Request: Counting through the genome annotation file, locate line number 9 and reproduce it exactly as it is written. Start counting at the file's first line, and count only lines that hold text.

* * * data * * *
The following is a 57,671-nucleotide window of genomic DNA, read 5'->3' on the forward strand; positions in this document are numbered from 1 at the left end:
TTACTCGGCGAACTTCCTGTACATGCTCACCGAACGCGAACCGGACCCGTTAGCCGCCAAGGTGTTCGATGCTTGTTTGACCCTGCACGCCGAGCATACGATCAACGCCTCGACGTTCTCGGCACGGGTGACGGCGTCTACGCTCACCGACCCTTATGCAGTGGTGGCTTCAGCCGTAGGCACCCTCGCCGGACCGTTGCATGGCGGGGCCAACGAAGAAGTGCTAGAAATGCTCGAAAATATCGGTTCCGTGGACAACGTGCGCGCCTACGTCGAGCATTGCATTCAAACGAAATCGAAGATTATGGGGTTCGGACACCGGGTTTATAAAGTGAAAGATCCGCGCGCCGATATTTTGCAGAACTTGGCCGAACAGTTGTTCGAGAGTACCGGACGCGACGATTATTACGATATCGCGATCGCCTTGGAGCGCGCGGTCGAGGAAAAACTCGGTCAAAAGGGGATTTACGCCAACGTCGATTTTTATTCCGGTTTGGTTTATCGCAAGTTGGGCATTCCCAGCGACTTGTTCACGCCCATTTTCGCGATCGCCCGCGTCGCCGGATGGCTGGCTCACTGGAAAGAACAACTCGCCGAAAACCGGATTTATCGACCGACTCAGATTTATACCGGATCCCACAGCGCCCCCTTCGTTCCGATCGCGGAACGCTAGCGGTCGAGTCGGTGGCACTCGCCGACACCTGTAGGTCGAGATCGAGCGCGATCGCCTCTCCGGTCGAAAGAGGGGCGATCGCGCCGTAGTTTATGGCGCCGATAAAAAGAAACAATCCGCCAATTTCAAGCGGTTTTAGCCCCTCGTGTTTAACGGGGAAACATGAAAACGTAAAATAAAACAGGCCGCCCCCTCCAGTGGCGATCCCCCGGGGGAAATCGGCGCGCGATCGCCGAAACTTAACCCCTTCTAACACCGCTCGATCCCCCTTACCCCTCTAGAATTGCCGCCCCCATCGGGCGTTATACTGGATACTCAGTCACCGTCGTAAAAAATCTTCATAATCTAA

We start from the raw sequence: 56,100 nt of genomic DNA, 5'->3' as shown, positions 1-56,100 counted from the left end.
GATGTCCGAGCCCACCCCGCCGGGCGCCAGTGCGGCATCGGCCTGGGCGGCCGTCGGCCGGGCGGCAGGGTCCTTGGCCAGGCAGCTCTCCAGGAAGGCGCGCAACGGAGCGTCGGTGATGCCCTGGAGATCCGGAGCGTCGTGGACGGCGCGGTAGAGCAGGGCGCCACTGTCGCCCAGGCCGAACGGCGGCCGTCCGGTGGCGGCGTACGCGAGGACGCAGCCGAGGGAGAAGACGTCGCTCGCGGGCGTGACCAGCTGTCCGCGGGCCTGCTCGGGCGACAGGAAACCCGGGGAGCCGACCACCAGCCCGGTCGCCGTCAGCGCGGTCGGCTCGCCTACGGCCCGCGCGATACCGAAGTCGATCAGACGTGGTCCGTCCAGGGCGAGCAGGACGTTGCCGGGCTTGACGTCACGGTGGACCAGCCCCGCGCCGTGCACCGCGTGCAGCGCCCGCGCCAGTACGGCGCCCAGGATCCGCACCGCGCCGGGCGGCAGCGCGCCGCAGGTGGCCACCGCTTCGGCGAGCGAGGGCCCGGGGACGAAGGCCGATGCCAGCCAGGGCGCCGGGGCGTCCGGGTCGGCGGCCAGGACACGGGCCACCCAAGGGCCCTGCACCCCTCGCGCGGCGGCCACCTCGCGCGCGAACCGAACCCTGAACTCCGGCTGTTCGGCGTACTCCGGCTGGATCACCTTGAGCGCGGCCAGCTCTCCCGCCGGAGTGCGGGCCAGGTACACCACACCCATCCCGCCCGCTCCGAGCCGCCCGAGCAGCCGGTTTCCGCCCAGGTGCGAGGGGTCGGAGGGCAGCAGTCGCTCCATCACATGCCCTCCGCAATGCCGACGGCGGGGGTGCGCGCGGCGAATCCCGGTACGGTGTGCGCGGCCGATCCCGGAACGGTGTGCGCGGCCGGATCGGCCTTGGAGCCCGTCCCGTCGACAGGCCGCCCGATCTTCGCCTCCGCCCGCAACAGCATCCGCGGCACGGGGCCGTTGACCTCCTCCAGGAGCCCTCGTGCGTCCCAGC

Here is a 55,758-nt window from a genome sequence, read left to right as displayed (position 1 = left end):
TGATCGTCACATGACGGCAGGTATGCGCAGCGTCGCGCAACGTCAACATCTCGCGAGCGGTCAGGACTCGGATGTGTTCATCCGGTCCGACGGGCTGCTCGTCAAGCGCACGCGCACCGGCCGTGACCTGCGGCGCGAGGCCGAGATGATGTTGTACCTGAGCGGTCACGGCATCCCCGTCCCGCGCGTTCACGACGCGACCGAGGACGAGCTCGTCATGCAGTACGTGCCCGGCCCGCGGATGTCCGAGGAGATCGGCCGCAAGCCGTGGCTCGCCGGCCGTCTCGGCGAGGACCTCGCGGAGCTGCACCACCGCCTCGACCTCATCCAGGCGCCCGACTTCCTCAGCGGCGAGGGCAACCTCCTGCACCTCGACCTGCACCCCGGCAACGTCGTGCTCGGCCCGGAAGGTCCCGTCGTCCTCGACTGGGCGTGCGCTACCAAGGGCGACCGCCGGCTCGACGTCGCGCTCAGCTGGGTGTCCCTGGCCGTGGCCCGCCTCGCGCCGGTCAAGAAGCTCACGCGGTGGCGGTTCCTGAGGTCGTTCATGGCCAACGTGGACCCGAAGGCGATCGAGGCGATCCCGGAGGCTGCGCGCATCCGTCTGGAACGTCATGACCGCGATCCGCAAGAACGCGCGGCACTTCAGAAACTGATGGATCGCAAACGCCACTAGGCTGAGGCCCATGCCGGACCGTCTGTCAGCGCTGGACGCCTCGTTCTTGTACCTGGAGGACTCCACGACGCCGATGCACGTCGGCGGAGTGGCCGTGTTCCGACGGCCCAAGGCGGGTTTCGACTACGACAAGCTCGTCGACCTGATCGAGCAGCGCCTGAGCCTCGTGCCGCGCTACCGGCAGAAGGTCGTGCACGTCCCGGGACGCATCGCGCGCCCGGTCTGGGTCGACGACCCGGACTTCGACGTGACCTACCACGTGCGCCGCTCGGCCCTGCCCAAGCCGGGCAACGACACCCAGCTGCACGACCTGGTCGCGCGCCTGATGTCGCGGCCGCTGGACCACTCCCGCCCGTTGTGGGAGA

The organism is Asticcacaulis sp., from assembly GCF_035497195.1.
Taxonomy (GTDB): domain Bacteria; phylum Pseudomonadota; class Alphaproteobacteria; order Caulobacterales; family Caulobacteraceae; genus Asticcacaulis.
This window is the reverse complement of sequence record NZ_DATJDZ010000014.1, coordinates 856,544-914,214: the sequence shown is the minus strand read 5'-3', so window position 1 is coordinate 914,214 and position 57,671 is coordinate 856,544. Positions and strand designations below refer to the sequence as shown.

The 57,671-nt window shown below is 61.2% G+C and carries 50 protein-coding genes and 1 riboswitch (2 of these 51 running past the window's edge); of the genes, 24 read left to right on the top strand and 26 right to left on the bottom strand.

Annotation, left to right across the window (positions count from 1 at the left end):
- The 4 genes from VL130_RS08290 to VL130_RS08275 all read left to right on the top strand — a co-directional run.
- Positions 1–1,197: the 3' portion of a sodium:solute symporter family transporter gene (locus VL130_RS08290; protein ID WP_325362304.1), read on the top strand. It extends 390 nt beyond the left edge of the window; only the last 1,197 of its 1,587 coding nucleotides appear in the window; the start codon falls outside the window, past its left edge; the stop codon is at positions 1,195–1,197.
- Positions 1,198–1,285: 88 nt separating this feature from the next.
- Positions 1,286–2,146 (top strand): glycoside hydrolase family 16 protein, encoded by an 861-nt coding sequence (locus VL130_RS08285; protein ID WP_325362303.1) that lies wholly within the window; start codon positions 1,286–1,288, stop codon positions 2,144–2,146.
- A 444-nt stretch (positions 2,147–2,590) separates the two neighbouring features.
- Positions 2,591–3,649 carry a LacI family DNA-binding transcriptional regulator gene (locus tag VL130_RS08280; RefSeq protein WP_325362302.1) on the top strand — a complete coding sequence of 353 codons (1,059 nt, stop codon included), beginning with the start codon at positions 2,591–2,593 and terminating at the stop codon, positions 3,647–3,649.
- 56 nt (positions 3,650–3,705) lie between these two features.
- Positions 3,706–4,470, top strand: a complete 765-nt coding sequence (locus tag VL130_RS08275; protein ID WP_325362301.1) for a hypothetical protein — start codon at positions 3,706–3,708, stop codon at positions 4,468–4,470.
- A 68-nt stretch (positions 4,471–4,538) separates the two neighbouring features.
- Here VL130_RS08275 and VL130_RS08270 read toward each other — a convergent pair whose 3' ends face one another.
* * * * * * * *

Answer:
This window is the reverse complement of sequence record NZ_DATJDZ010000014.1, coordinates 856,544-914,214: the sequence shown is the minus strand read 5'-3', so window position 1 is coordinate 914,214 and position 57,671 is coordinate 856,544. Positions and strand designations below refer to the sequence as shown.